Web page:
How To Prepare For Hiking A 14er

Posted on: August 28, 2017

Bill Jackson’s manager Brent L. has summited six 14ers, including reaching the top of Longs Peak in Colorado.

Hiking is an incredible experience. Whether you’re hiking to take in fresh air, get in a workout or summiting mountains for grand views, it’s important to prepare for the changing elements. This is especially true when you decide to tackle your first 14er.

A 14er, or “fourteener,” is a mountain summit of at least 14,000 feet above sea level. Colorado, which boasts 58 14ers according to the Colorado Geological Survey, ranks as a top destination because it has the most of any state. Fourteeners range from easy to strenuous in difficulty, but none of these hikes should be taken lightly. Most 14ers must be summited by noon local time, as weather conditions generally deteriorate in the afternoon. Physical fitness, preparation, and the proper clothing and equipment not only enhance your experience, they can flat-out save your life.

Get in shape

Summiting a 14er can take up to 10 hours of hiking in some cases. Experts encourage newcomers to train for two to four months to build up their cardiovascular endurance, core and leg strength, and flexibility.
Cardiovascular fitness: Running and cycling build endurance. Start with 30-minute sessions two to three times per week and build to 45-minute sessions. Mix in workouts on a Stairmaster machine, hills, and interval training.
Strength training: Your legs and core will carry the brunt of the load. Use functional training exercises such as step-ups, lunges, and squats to build leg strength. Add weighted vests or a weighted backpack to increase the load over time.
Flexibility: Maintain elasticity in those muscles by stretching them before and after your sessions. Yoga is beneficial in building core strength.

Get familiar with the terrain

Many summit bids end in misery because a hiker did not know the terrain and plan accordingly. Purchase a map, and learn how to read topographical lines. Become familiar with the route, elevation change, camping spots, location of water sources and exit routes. Study the weather history, and know the signs of approaching storms. If you traveled from a place closer to sea level, allow time for your body to acclimate to higher altitudes. Altitude sickness is a common hurdle.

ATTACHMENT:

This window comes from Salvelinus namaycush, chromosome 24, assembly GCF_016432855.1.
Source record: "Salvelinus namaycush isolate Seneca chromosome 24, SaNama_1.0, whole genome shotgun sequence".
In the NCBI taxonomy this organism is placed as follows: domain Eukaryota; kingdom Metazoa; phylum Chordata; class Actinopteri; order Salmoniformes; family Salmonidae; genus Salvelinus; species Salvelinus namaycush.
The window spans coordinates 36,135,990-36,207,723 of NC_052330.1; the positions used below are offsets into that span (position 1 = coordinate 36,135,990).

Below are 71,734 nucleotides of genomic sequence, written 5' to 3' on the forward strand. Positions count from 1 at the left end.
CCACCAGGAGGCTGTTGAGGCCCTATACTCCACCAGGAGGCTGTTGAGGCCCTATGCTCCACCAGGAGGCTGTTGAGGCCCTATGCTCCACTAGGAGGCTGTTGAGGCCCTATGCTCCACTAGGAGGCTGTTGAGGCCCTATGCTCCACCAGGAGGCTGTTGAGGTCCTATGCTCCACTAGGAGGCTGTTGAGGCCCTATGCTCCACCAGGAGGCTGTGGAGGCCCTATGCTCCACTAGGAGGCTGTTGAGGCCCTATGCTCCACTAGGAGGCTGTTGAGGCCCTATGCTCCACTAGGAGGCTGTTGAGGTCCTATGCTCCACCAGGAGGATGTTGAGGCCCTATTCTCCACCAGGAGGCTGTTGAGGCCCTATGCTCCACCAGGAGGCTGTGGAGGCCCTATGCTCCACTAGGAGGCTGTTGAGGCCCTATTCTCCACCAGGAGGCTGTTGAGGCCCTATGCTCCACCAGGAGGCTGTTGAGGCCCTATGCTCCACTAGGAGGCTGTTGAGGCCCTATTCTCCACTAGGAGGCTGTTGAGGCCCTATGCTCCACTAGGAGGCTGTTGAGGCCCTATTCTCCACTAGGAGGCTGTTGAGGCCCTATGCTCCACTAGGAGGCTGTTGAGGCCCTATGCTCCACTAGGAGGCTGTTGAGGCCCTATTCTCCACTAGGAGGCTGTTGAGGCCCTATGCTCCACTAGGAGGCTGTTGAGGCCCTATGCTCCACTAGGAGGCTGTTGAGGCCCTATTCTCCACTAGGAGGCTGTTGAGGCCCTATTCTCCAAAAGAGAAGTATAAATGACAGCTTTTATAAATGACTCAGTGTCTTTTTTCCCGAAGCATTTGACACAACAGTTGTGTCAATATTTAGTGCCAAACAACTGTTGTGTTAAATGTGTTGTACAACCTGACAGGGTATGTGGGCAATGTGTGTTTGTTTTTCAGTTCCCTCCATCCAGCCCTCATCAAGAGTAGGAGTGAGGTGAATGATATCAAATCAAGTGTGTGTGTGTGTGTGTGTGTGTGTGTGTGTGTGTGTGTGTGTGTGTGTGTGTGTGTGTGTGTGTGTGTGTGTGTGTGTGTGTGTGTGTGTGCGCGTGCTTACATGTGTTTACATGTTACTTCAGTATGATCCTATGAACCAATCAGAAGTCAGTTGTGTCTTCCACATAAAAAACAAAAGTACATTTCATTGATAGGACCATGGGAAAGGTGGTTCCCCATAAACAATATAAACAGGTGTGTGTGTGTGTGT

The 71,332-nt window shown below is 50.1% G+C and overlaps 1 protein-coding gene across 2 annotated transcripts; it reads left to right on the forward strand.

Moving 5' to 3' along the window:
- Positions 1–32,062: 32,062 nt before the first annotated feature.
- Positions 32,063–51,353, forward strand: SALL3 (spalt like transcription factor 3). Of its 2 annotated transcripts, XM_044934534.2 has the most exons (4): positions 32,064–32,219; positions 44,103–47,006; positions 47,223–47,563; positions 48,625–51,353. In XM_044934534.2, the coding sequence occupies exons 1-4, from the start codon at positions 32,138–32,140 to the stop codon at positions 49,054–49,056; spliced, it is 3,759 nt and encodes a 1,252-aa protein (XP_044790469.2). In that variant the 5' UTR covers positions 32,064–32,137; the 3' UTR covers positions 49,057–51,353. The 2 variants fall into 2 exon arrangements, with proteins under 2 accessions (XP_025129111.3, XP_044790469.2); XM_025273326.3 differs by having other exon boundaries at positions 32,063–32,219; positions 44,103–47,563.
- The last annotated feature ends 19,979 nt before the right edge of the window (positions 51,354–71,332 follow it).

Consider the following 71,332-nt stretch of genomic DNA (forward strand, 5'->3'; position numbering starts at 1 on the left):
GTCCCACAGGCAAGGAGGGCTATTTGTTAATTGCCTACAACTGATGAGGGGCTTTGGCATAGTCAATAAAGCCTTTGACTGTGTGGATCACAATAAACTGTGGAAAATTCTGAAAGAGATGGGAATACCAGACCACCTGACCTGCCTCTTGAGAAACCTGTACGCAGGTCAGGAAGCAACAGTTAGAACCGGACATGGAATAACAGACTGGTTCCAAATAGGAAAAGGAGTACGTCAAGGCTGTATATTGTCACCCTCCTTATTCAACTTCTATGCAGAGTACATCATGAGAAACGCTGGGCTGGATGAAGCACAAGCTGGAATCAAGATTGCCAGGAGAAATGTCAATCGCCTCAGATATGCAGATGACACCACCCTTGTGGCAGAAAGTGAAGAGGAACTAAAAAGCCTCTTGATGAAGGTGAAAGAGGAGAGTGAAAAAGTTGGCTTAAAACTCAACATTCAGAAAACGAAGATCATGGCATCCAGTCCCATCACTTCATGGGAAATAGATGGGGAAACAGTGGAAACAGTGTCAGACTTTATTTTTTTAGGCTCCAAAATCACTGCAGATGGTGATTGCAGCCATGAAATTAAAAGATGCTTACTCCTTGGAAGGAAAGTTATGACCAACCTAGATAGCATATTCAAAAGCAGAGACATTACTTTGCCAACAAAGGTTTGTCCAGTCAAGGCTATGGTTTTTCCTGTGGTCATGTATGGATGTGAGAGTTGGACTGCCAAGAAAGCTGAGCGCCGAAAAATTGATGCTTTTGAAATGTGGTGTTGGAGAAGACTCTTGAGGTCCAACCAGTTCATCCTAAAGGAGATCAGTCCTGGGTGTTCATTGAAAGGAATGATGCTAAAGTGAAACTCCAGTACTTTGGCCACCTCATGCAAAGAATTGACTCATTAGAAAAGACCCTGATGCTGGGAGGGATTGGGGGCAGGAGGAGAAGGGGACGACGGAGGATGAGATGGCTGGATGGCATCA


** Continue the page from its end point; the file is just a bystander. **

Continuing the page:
Your trip research will help you plan the most effective path to success. Generally speaking, there are two methods to summit a 14er:
One push: This hiker may start in the darkness at 2 or 3 am and hike with a headlamp and light pack. After summiting, this hiker will head all the way back down to the start, making for an extremely long day.
Base camp stopover: This hiker starts later in the morning. He will carry a heavier backpack because he has shelter, food, cookware and sleeping gear for overnighting at 10,000 to 12,000 feet. After some sleep, this hiker carries a lighter summit pack to reach the top before noon, then descend to base camp, pack up and head down.

Have the right equipment

A hiker summiting a 14er should carry the established 10 essentials and be mindful of proper clothing layer techniques.
Be aware, you may start the day in shorts and T-shirt in a desert, head through a forested region, then get above treeline where winds and cooler temperatures require insulating layers and rain gear. Carry an adequate supply of water, and a water filter or purifier. Once above treeline, there may be fewer water sources, so plan accordingly.
When using the base camp method you’ll need a backpack capable of carrying a sleeping bag and pad, a tent, food, cookware and fuel.

Follow these guidelines for training and preparation, and you will be rewarded with spectacular views and the memory of a lifetime.

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